While many indicators warn about Australian jobs growth, the RBA doesn't appear to be all that concerned

FRED TANNEAU/AFP/Getty ImagesA festival goer wearing rose-tinted glasses.
  • The RBA continues to cherry-pick economic data to justify its view that Australian unemployment will continue to drift lower in the period ahead.
  • It continues to place significant weight on vacancy data released only once a quarter. The last time it was released was November last year.
  • A large number of leading labour market indicators have weakened noticeably in recent months, pointing to a slowdown in hiring, and potential lift in unemployment, later this year.
  • The RBA has nominated a sustained lift in unemployment as one outcome that could see it cut rates again.
  • Given that so many are expecting rate cuts this year, it’s clear that many are sceptical towards the RBA’s views that unemployment will fall further.

The Reserve Bank of Australia (RBA) has used a speech to the Australian housing conference to talk about the labour market, underlining just how important this area is for policy deliberations at present given the abrupt slowdown in the economy.

It’s clear from the tone of the speech, delivered by Assistant Governor Luci Ellis, that the bank remains optimistic that labour market conditions won’t falter in the months ahead, putting it at odds with other prominent economists, and those in financial markets, who don’t share such optimistic views about what lies ahead.

“One can be reasonably confident in the steer the labour market data are giving us, because it is coming from multiple, independently collected data sets,” Ellis told the Australian Housing Industry Association (HIA) breakfast in Sydney.

“The employment and unemployment data come from the ABS’s survey of households. But a survey of businesses, also from the ABS, tells us that the number of job vacancies has been a very high share of the total jobs available.

“Separate private-sector surveys of businesses tell us that many firms plan to hire more workers. Many of our own liaison contacts also tell us that they are hiring.”

So it all sounds hunky dory, right? Jobs growth to the moon! However, there’s a just a small problem.

The vacancy series that Ellis refers to, and the one that the RBA is clearly placing significant weight on to justify its forecasts for lower unemployment in the period ahead, is about the only leading labour market indicator that is still pointing to firm employment growth ahead.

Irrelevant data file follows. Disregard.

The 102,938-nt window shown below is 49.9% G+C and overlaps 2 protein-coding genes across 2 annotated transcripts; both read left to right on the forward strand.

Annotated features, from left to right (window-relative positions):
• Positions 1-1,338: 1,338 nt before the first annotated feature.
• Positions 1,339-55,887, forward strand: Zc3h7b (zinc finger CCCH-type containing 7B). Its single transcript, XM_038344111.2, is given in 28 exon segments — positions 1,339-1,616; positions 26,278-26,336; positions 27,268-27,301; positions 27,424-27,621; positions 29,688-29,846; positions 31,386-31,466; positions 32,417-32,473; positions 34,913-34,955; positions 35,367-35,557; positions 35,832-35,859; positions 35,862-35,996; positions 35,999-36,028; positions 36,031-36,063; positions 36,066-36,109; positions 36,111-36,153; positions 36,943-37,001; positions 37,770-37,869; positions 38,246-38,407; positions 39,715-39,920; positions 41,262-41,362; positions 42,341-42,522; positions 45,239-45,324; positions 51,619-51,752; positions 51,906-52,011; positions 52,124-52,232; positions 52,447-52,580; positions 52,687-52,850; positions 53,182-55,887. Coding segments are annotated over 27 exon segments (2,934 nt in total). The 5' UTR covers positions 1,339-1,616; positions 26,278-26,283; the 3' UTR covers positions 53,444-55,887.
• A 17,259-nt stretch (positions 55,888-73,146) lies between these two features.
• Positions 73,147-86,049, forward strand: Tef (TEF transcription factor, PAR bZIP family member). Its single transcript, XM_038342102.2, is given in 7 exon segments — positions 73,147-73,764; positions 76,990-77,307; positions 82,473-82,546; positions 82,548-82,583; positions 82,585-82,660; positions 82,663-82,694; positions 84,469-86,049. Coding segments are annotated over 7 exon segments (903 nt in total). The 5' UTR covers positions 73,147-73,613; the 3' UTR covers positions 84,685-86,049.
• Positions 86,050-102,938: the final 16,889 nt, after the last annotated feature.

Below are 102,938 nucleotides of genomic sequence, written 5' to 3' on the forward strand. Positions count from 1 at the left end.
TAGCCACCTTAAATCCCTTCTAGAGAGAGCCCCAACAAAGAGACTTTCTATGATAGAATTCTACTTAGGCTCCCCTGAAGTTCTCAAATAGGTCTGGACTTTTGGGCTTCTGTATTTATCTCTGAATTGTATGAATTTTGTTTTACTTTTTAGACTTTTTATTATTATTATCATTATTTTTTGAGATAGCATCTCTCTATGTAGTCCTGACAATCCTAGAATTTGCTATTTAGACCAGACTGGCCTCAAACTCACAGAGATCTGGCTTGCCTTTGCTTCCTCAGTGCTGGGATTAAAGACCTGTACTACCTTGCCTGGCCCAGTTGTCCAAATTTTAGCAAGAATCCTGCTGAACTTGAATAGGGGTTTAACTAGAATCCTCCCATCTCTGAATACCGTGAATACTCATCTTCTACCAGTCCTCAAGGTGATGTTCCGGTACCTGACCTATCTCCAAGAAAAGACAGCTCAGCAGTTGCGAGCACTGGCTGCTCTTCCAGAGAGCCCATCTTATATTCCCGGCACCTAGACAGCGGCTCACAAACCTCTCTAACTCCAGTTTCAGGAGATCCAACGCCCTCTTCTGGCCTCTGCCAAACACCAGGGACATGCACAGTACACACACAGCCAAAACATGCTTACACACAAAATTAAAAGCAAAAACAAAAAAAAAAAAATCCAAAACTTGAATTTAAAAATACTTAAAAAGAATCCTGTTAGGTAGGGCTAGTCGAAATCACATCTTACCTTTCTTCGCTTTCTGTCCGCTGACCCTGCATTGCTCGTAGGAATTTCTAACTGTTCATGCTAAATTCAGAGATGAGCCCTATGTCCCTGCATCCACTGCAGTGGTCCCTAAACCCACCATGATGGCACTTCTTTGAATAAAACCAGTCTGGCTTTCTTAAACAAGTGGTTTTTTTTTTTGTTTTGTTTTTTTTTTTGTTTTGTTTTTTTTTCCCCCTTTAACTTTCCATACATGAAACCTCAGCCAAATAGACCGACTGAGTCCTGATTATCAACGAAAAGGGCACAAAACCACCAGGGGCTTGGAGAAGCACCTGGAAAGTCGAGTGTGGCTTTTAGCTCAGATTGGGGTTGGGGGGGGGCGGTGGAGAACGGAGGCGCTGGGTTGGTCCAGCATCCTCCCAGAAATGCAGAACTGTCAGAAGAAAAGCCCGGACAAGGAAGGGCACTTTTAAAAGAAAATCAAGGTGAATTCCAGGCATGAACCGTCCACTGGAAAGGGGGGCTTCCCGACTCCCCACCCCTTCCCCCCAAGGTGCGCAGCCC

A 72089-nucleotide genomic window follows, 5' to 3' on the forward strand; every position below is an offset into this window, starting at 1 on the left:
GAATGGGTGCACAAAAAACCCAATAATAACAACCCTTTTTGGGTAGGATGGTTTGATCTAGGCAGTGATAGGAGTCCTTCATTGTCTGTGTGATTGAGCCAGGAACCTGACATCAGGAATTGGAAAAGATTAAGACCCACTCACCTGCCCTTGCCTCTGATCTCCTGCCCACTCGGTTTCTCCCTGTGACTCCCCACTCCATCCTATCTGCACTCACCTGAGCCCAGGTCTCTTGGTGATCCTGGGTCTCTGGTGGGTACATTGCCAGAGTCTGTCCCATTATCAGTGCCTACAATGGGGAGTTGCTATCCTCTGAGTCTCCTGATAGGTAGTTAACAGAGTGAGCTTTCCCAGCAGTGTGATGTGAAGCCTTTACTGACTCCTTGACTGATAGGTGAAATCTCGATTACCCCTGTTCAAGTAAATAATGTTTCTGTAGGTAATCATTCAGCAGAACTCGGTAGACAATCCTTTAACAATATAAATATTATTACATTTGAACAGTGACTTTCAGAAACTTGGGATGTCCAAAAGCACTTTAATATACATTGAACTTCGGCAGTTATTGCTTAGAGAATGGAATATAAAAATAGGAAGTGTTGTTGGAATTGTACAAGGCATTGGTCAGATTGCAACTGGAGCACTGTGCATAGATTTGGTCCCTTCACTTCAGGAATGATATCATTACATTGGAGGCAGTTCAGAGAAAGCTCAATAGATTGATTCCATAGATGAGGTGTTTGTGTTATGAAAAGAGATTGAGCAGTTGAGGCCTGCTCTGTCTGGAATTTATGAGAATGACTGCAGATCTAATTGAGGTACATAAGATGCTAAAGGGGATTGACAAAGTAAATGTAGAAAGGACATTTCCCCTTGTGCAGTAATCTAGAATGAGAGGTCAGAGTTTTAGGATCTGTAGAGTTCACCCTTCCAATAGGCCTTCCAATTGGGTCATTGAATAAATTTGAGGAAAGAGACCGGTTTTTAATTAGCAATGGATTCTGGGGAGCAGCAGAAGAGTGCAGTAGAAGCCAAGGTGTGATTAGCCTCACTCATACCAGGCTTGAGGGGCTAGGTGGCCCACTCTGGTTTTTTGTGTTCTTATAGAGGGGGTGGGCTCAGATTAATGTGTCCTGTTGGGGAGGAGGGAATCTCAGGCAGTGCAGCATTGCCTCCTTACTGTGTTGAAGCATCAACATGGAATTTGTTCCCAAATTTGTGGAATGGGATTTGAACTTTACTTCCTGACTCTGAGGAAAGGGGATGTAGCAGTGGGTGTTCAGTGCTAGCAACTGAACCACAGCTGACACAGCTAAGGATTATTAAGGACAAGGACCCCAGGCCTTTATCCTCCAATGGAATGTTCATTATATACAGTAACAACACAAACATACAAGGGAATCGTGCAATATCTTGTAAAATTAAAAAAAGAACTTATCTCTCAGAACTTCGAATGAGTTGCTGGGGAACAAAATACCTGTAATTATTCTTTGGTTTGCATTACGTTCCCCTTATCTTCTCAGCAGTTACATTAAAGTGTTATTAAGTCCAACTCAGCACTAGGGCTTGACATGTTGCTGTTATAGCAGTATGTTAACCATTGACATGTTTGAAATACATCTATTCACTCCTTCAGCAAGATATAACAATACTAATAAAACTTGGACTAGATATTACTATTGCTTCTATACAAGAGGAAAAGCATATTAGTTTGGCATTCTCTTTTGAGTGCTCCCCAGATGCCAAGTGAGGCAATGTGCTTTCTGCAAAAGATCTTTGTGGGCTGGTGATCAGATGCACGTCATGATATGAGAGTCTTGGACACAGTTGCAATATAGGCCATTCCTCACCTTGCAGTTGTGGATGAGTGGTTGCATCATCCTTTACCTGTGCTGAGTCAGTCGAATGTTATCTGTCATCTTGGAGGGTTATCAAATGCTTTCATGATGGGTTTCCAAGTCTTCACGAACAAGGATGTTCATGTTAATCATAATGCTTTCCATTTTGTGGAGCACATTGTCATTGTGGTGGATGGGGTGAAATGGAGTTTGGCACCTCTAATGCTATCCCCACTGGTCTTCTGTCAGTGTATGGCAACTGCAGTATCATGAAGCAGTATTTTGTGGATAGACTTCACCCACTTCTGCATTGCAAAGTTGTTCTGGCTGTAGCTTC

Unfortunately, this series is only released four times a year, meaning a large chunk of the RBA’s optimism is derived from one data set that was released nearly three months ago.

Job ads series from SEEK and the government have rolled over in recent months, with the number of positions vacant on these measures both lower than a year ago. Other leading labour market indicators, such as business profitability, home prices and capacity utilisation among firms, has also weakened noticeably in recent months.

Combined, a large raft of alternate economic indicators is currently flashing red on hiring in the months ahead.

That’s not all that surprising given the extend of the slowdown in the Australian economy in the second half of last year, growing at an annualised rate of around 1%, some four-times slower than the pace seen in the first six months of the year.

With few signs in recent economic data suggesting there’s been much of an improvement in the economy this year, if any improvement at all, it explains why so many in financial markets disagree with the RBA’s view that risks for the next move in Australia’s cash rate are “evenly balanced”.

Many now suspect there’ll be at least one 25 basis point rate cut this year, with the risk of a second. Some believe there may be even deeper cuts to come, leaving the cash rate at just 0.75% by mid next year.

Earlier this month, board members at the RBA said there “continued to be tension between the ongoing improvement in labour market data and the apparent slowing in the momentum of output growth in the second half of 2018”.

The board also acknowledged that it was appropriate to hold Australia’s cash rate steady while “new information became available that could help resolve the current tensions”.

That means updated job vacancy data from the ABS this week will be important given the RBA has placed so much emphasis on this release, largely ignoring the weakening in most other leading labour market indicators.

With trend employment growth already slowing, any sign that openings at employers are also starting to fall will only bolster the opinion of many outside the bank that previous strength in hiring is unlikely to be repeated.

While the RBA is waiting for a resolution of current tensions between the firm job market conditions and weak economic growth, it’s clear that many believe the only tension that needs resolution is an acknowledgement from the RBA that things are not looking all that optimistic.

The next vacancy report from the ABS will be released on Thursday, March 29.

It could go a long way to determining who is currently right on the outlook for unemployment — the RBA or markets.

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